5. DENTON, Texas – North Texas Athletics, in conjunction with INFLCR, has announced the launch of the Mean Green Exchange to expand its ongoing Name, Image and Likeness (NIL) program for student-athletes. The Mean Green Exchange is the latest innovation to help UNT student-athletes maximize NIL opportunities. This streamlined, easy-to-navigate platform is a free service to both student-athletes and third parties. It serves as a directory and customized portal to connect businesses, collectives, donors, alumni and fans with student-athletes to explore, negotiate and enter into NIL transactions. “The creation of the Mean Green Exchange and the expanded partnership with INFLCR represents another opportunity for our student-athletes to continue to grow their profile in the ever-changing NIL landscape,” Vice President and Director of Athletics Wren Baker said. “It is important to our mission of Building Champions and Preparing Leaders that we offer education and comprehensive resources to all of our student-athletes that allow them to build their individual brands and maximize NIL potential.” The Mean Green Exchange is a custom-designed student-athlete NIL business registry for businesses, collectives, donors, alumni, fans and others wishing to connect specifically with student-athletes at North Texas. After a business, collective, or individual registers on the Mean Green Exchange they can access a searchable database of UNT student-athletes, and filter that database through a variety of criteria. They can message the student-athlete directly in the application or request the student-athlete's contact information (or that of their representative) to start a discussion about an NIL transaction. INFLCR and North Texas will not be involved in any of the negotiations. Once an NIL agreement is reached, a customized reporting form, that is compliant with UNT’s Name, Image and Likeness guidelines, is generated and forwarded to the institution. The platform also includes a payment processing tool to securely pay the student-athletes and will be consolidated into a 1099 form that lives in the student-athlete's INFLCR app for more efficient tax reporting. Businesses, collectives or individuals can register now at www.MeanGreenSports.com/Exchange. UNT will opt-in all student-athletes, who may opt out if they choose not to participate. “We’re thrilled to provide expanded NIL resources to all UNT student-athletes through the INFLCR app,” said Jim Cavale, INFLCR President. “Now, student-athletes and businesses have one convenient place to connect and engage in NIL activity through the Mean Green Exchange. The new platform will make it easier for current and incoming student-athletes to build their NIL footprint.” About PARAMOUNT In 2021, UNT Athletics announced the launch of PARAMOUNT, a comprehensive Name, Image and Likeness (NIL) program designed to educate and empower student-athletes and prepare them to optimize NIL opportunities. North Texas added a group licensing program with the Brandr Group in 2022. For additional Information, visit northtex.as/Paramount. About INFLCR INFLCR, a Teamworks product, is the leading athlete brand-building and NIL business management app for elite athletic organizations. The INFLCR athlete app educates student-athletes, coaches and staff for the NIL era in a safe and compliant environment, all powered by best-in-class content delivery for student-athletes to access and share content to their social media channels. INFLCR works with more than 250 collegiate and professional sports organizations. Impactful features like the INFLCR Local & Global Exchange provide local and national companies with the ability to find, communicate, pay, and report NIL transactions with student-athletes, maximizing their NIL earning potential with streamlined reporting for their institution and their personal tax returns. Visit inflcr.com for more information.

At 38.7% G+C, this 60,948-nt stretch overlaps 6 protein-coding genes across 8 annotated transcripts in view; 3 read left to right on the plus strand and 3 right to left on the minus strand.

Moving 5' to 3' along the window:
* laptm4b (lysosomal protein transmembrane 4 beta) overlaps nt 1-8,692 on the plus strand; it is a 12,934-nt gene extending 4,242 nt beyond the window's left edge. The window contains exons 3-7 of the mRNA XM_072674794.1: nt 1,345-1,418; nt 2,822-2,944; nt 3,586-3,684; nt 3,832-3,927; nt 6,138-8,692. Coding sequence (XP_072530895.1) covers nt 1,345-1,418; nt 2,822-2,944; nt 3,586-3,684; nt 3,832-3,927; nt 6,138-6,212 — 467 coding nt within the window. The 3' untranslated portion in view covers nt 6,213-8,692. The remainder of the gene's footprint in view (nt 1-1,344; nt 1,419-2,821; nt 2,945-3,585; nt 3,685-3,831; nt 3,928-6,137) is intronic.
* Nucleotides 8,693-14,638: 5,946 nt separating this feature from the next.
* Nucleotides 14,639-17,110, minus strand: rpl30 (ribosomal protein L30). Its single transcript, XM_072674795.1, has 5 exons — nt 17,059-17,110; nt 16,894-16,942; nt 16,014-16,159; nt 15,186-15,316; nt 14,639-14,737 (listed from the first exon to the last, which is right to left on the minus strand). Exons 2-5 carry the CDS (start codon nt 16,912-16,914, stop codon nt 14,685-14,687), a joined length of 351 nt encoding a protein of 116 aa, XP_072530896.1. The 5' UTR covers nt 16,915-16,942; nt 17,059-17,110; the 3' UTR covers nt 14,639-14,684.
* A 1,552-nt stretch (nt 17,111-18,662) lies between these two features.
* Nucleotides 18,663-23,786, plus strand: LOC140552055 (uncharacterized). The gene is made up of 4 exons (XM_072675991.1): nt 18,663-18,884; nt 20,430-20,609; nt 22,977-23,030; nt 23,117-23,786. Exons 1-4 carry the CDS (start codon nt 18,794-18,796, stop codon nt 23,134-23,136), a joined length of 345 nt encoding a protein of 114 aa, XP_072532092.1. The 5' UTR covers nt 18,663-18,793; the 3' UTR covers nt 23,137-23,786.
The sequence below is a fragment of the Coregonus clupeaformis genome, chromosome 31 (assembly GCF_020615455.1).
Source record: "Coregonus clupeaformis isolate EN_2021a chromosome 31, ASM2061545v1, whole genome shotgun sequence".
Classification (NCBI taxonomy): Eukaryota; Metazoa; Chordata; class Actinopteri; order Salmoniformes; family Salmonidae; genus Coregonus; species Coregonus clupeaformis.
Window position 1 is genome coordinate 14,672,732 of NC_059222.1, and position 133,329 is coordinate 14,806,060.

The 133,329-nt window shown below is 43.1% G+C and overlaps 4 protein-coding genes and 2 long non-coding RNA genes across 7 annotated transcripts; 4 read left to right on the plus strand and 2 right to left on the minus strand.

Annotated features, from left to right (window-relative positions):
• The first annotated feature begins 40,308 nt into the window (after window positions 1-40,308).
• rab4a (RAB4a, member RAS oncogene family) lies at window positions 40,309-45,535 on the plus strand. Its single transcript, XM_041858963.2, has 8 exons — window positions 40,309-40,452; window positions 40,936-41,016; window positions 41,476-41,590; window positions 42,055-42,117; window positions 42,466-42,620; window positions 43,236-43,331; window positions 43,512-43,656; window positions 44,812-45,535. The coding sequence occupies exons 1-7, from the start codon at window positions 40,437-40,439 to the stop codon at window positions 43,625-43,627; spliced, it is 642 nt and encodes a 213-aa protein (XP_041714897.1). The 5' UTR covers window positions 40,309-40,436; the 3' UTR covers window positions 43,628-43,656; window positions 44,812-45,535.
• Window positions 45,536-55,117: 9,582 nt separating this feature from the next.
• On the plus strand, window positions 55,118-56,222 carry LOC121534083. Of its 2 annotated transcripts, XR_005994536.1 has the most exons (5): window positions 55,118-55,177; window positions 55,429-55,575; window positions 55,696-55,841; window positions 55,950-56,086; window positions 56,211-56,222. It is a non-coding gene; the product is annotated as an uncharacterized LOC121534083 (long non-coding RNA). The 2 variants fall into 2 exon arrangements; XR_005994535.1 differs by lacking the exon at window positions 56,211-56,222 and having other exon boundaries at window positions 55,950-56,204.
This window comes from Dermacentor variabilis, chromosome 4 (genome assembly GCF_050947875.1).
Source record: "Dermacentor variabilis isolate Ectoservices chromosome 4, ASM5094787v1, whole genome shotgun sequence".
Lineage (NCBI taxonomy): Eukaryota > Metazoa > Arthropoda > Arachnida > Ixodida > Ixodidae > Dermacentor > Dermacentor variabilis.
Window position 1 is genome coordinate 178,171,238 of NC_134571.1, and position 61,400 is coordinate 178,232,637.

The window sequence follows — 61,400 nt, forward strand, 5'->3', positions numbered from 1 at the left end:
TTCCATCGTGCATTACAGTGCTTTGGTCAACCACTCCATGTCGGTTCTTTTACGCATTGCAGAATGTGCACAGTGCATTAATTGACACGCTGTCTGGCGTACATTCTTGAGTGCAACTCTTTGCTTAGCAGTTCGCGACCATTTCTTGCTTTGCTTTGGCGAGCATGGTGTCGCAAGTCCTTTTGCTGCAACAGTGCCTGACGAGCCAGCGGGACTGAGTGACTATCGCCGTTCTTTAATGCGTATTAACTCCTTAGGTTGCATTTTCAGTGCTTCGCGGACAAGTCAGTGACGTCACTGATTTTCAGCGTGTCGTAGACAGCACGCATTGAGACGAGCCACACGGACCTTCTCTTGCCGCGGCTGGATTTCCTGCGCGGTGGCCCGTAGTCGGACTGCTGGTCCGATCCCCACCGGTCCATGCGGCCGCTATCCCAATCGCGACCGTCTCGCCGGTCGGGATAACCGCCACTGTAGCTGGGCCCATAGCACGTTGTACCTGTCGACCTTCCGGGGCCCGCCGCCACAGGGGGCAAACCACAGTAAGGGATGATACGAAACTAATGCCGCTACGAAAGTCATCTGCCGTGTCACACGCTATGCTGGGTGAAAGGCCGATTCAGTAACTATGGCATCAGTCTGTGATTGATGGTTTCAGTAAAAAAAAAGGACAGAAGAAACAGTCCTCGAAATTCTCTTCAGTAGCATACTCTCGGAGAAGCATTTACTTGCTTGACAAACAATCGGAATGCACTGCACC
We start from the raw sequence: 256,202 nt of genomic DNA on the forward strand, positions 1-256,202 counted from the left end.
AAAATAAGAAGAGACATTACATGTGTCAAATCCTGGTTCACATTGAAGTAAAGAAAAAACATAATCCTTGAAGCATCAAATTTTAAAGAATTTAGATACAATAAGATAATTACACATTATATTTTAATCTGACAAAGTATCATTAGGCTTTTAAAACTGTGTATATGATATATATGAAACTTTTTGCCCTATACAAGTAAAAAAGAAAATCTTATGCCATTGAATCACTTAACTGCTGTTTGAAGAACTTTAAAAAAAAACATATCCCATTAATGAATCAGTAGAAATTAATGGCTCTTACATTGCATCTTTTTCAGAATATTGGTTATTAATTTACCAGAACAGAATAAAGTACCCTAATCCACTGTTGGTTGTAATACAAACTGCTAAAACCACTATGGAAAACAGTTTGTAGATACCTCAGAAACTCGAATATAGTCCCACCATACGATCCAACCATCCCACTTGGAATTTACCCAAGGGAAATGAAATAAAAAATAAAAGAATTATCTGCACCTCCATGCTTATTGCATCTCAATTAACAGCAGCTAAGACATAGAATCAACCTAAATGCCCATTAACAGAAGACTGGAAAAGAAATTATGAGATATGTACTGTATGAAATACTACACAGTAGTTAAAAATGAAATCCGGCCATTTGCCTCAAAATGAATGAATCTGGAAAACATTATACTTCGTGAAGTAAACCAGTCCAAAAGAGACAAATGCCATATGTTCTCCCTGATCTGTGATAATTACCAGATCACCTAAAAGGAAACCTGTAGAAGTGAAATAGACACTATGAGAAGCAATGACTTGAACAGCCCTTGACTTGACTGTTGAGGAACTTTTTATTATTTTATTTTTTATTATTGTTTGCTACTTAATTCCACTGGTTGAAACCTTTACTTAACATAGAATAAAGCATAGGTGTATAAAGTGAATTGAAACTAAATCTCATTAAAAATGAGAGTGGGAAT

6. NCAA officials sent a letter to its membership Thursday noting its enforcement staff's pursuit of "potential violations" of the name, image and likeness compensation policy and emphasizing the need for schools to help investigations. The email came from Stan Wilcox, NCAA executive vice president of regulatory Affairs, and Jon Duncan, VP of enforcement. It said NCAA enforcement staff is "actively investigating potential abuses of NIL transactions and we'll allege any substantiated concerns as soon as possible." "We also constantly review new reports of tampering, recruiting inducements, impermissible benefits, impermissible recruiters and other related behaviors," the email said. read more: https://www.espn.com/espn/story/_/id/34420323/ncaa-asks-member-schools-help-nil-violation-investigations